A city crime commissioner has identified a new trend of cyclists breaching the 20mph car speed limit – a law intended to protect vulnerable road users such as cyclists.
Cambridgeshire Police and Crime Commissioner Sir Graham Bright told Radio Cambridge: "Now we've got a new issue. Now that we've got a 20mph limit in the city, it's more than possible. I've seen it myself, by driving at 20, you get cyclists overtaking you."
Currently UK speed limits apply to motor vehicles only – with a couple of exceptions – and mean cyclists can't be punished for breaching the limit. However numerous cities around the UK are introducing widespread 20mph zones, meaning the phenomenon of cyclists overtaking cars could spread.
However, Rod King, founder and campaigner of 20's Plenty for Us, which campaigns for lower speeds in residential areas told BikeRadar that cyclists exceeding the limit could be considered anti-social.
He said: "Community and society generally sees the danger primarily coming from motor vehicles rather than vulnerable cyclists [but] I think we should all be aware of our actions and how they are perceived by others.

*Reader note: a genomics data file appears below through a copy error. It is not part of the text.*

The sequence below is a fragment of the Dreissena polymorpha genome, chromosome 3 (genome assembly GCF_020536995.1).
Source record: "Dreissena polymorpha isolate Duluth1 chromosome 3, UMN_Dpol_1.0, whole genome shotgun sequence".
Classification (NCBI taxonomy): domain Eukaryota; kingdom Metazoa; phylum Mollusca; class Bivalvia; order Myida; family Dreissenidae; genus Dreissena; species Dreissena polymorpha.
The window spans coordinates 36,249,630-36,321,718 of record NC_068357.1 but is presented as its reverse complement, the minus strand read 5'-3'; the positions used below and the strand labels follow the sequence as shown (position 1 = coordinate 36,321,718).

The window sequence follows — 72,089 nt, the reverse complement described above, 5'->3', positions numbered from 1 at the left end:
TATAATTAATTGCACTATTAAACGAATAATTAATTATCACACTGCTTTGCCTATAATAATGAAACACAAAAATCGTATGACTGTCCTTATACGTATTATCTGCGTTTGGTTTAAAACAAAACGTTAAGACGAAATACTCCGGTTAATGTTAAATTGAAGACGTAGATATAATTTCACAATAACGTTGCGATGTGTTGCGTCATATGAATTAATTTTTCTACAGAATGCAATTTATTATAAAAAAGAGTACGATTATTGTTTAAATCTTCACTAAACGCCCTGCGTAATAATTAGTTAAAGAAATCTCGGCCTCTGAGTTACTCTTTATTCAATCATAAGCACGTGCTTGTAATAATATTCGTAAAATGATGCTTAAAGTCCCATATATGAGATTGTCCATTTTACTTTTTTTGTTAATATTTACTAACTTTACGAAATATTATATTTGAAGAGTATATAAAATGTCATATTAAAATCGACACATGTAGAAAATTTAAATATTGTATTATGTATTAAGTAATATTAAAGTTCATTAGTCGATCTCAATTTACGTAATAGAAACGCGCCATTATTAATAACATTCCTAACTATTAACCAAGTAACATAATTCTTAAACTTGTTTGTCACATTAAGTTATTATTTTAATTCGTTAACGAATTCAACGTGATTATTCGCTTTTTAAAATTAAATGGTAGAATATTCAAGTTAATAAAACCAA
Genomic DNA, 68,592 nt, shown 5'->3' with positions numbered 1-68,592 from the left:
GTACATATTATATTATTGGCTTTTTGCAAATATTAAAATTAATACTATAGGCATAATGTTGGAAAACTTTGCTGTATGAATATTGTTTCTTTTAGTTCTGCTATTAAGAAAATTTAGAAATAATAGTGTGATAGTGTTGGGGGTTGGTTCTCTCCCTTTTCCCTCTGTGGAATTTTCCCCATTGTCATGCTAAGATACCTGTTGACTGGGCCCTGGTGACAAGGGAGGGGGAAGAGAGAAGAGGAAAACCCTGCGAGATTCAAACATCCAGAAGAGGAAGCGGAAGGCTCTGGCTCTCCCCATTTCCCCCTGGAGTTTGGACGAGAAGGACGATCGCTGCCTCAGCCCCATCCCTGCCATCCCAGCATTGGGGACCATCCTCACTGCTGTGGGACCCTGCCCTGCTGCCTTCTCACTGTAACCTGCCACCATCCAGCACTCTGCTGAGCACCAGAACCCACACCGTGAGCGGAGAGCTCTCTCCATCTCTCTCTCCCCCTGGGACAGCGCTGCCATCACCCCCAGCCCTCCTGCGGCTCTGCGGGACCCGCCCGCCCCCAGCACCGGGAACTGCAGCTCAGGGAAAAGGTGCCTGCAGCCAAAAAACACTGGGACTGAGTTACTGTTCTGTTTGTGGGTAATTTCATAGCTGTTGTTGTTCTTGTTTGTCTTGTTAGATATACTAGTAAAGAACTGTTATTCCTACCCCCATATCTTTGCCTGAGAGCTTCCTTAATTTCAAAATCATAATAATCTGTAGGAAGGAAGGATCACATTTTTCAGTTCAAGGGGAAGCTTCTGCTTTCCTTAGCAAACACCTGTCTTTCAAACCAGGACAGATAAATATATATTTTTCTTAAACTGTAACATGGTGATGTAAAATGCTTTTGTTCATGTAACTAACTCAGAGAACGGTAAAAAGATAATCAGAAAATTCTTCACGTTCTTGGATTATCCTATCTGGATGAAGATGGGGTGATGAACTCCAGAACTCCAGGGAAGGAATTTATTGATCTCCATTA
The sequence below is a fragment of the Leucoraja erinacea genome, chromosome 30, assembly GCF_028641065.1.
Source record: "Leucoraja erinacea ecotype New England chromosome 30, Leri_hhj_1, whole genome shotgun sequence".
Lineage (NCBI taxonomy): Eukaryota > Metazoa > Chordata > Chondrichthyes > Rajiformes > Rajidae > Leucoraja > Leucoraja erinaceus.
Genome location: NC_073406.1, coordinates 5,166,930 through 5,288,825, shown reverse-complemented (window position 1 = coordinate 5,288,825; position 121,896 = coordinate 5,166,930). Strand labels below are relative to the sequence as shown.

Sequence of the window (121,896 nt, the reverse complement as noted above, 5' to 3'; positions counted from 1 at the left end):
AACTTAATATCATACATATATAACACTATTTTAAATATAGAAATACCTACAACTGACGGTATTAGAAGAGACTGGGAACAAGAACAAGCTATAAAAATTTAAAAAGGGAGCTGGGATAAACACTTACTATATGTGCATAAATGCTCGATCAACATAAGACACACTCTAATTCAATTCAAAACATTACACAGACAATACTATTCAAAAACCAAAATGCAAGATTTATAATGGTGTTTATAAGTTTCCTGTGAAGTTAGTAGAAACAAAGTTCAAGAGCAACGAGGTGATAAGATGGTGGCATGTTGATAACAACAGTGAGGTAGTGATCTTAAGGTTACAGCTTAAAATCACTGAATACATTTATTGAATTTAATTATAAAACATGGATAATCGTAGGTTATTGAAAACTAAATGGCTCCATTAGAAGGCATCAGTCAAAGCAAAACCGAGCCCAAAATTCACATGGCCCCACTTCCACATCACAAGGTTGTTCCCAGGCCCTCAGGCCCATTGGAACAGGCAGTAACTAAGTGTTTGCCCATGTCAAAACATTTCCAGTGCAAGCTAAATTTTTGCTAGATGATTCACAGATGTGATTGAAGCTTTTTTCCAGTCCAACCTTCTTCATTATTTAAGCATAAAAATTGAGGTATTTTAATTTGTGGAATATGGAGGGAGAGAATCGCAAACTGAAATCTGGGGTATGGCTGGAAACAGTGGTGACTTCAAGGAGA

"My feeling, as a cyclist myself, is that where a community has set 20mph as a speed limit in order to protect vulnerable road users, then while technically that does not apply to a cyclist, I would have thought cycling at what is above the speed limit for motor vehicles could be considered as anti-social."
Bright's comments – made last week – angered a local bike blogger, the Cottenham Cyclist, who wrote: "It is unbelievable that Graham Bright has started to think about targeting cyclists who cycle at more than 20mph when we have had so much inaction on 20mph for motor vehicles. For anyone who walks around the city it is very clear where priorities should be on 20mph. What we have here is a throw-away comment to try to garner some support."
The phenomenon of cyclists travelling faster than cars is likely to spread as increasing numbers of local authorities roll out 20mph speed limits in a bid to reduce road casualties and improve residents' quality of life.
Over the summer, Sustrans identified a trend for 'reckless cycling speed demons' riding anti-socially on bike paths in bids to record fast Strava times